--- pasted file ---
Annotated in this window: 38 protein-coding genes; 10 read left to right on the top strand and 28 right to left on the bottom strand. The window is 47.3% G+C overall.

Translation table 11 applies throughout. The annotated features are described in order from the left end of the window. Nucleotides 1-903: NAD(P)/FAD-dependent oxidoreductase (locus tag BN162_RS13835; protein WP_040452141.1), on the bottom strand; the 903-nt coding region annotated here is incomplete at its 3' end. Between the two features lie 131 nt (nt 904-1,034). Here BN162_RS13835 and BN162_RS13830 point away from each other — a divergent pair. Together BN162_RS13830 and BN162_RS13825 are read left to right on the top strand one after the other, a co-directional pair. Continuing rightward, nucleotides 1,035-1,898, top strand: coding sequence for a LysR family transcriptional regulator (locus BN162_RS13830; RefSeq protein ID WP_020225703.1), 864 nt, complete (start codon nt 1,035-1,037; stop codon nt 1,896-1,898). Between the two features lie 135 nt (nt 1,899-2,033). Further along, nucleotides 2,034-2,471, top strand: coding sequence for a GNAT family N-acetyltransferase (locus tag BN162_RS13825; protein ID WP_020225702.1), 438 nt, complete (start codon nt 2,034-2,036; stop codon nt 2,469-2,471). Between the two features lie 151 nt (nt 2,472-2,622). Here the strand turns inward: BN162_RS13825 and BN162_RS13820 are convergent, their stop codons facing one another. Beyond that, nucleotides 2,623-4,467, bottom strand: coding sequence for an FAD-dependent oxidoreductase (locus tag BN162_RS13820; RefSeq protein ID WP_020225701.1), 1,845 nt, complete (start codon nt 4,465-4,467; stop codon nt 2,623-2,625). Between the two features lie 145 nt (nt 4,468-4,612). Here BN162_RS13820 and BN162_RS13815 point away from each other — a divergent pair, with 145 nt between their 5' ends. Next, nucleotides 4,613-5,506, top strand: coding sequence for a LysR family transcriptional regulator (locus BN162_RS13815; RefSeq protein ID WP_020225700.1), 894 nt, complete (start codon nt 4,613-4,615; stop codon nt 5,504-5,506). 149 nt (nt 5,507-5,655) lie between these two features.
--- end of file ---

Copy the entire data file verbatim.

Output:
Annotated in this window: 38 protein-coding genes; 10 read left to right on the top strand and 28 right to left on the bottom strand. The window is 47.3% G+C overall.

Translation table 11 applies throughout. The annotated features are described in order from the left end of the window. Nucleotides 1-903: NAD(P)/FAD-dependent oxidoreductase (locus tag BN162_RS13835; protein WP_040452141.1), on the bottom strand; the 903-nt coding region annotated here is incomplete at its 3' end. Between the two features lie 131 nt (nt 904-1,034). Here BN162_RS13835 and BN162_RS13830 point away from each other — a divergent pair. Together BN162_RS13830 and BN162_RS13825 are read left to right on the top strand one after the other, a co-directional pair. Continuing rightward, nucleotides 1,035-1,898, top strand: coding sequence for a LysR family transcriptional regulator (locus BN162_RS13830; RefSeq protein ID WP_020225703.1), 864 nt, complete (start codon nt 1,035-1,037; stop codon nt 1,896-1,898). Between the two features lie 135 nt (nt 1,899-2,033). Further along, nucleotides 2,034-2,471, top strand: coding sequence for a GNAT family N-acetyltransferase (locus tag BN162_RS13825; protein ID WP_020225702.1), 438 nt, complete (start codon nt 2,034-2,036; stop codon nt 2,469-2,471). Between the two features lie 151 nt (nt 2,472-2,622). Here the strand turns inward: BN162_RS13825 and BN162_RS13820 are convergent, their stop codons facing one another. Beyond that, nucleotides 2,623-4,467, bottom strand: coding sequence for an FAD-dependent oxidoreductase (locus tag BN162_RS13820; RefSeq protein ID WP_020225701.1), 1,845 nt, complete (start codon nt 4,465-4,467; stop codon nt 2,623-2,625). Between the two features lie 145 nt (nt 4,468-4,612). Here BN162_RS13820 and BN162_RS13815 point away from each other — a divergent pair, with 145 nt between their 5' ends. Next, nucleotides 4,613-5,506, top strand: coding sequence for a LysR family transcriptional regulator (locus BN162_RS13815; RefSeq protein ID WP_020225700.1), 894 nt, complete (start codon nt 4,613-4,615; stop codon nt 5,504-5,506). 149 nt (nt 5,507-5,655) lie between these two features.